For many consumers, price seems to change with a one-way ratchet set to &quot;up.&quot; However, economists argue that price is actually set by market forces, balancing supply and demand in order to optimize output with minimal waste. Although it may seem that prices are set randomly, economists explain that price determination is a rational process calculated in a straightforward manner.
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Producers want to sell as many units as possible at as high a price as possible. Selling a $5 product for $100 is a great deal for any entrepreneur. However, the lower the final price, the fewer units of product or service a provider will put into circulation. Thus, supply, or the amount of product or service offered, increases as the price increases.
Customers will generally demand more of a product at a lower cost. For example, there are more people who would be willing to pay 50 cents for a big-screen TV than those who would pay $500, and fewer still who would be willing to pay $5,000. In this way, it can be said that the demand for a product falls as the price increases.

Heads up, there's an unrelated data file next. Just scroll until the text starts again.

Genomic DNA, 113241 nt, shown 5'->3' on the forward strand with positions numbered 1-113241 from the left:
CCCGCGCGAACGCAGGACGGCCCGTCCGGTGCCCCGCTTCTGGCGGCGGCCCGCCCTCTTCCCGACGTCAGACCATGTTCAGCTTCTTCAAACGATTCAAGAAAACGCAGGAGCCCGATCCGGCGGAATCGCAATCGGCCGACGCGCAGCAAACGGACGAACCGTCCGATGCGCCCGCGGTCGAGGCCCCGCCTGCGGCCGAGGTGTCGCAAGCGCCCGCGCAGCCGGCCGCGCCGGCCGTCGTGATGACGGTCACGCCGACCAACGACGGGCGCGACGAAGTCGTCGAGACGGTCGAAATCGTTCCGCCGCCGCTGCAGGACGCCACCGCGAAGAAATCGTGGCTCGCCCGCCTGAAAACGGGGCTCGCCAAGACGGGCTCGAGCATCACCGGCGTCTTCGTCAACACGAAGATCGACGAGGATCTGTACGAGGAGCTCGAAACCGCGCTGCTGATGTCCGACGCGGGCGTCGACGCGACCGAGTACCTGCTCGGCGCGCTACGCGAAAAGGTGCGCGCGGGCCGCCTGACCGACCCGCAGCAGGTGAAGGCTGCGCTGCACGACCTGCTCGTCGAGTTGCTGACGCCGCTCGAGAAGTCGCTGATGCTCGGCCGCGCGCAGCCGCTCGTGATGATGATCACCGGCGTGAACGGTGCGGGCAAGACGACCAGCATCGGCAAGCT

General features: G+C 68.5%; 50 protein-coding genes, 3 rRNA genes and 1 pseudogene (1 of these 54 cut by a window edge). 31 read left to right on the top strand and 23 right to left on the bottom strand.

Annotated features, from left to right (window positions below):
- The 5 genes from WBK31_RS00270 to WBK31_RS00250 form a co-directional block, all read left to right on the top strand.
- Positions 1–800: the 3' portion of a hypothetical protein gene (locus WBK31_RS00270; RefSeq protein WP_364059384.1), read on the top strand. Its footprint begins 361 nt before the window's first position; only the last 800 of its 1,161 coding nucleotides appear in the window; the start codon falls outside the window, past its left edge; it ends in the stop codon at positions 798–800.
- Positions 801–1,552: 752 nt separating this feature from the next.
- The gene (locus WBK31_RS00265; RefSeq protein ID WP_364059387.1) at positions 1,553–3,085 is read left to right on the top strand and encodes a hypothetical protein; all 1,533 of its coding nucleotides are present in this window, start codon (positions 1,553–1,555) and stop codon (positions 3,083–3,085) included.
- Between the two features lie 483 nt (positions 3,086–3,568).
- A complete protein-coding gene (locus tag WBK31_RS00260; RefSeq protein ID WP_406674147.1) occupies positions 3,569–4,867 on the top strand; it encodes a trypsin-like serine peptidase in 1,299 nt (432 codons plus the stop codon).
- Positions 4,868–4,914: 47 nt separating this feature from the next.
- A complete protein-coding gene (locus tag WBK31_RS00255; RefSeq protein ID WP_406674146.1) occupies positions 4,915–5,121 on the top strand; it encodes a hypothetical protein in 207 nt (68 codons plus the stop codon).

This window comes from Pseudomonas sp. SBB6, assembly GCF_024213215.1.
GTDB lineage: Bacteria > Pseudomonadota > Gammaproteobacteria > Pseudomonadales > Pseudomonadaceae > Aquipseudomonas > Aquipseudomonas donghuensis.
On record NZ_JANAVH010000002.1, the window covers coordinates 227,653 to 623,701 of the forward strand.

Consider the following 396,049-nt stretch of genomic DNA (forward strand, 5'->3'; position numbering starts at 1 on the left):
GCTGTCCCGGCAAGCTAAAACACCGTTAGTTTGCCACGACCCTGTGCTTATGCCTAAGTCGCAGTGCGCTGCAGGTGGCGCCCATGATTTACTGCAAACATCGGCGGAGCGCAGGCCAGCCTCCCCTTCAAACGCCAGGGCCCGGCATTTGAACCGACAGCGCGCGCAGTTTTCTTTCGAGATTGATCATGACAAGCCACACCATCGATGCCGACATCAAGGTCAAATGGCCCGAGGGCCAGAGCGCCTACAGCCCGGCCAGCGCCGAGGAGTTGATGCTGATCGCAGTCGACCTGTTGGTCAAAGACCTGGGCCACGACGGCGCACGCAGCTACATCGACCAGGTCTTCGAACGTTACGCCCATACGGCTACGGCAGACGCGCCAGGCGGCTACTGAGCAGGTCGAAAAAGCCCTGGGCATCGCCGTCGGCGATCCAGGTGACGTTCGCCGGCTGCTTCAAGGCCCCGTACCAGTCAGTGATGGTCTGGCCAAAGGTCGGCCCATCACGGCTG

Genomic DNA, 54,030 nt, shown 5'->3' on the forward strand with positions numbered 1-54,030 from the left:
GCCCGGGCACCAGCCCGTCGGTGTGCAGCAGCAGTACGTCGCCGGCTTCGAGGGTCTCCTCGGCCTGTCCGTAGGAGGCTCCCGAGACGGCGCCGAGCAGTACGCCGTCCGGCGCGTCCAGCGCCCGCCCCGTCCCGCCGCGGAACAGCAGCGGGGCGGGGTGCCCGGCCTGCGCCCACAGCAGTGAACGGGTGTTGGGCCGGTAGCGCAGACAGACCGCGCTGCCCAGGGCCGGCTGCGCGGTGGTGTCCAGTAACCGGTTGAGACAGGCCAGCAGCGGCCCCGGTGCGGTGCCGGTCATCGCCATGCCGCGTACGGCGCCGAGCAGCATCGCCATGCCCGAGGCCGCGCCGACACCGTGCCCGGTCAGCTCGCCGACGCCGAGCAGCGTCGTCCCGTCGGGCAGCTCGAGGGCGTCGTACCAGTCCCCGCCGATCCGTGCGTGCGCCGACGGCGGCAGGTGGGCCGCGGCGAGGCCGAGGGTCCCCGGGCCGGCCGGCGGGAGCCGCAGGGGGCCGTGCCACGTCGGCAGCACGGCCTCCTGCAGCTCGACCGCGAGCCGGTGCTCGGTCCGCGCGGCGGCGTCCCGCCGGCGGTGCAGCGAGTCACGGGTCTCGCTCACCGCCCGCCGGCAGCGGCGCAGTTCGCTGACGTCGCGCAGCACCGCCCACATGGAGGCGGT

Investopedia, an investment-research company, notes that &quot;the law of demand states that, if all other factors remain equal, the higher the price of a good, the less people will demand that good. In other words, the higher the price, the lower the quantity demanded.&quot;
Related Reading: What Does Equilibrium Price Mean?
The price of an item is the point where the supply at a given price intersects the demand at a specific price. If it costs $1 to create a widget, then a widget manufacturer may be willing to supply 100,000 widgets if customers pay $10 for each, 50,000 for $5, 10,000 for $1, and 1,000 for $1. Customers, however, would buy 100,000 at $1, and only 1,000 at $10. By determining how many units...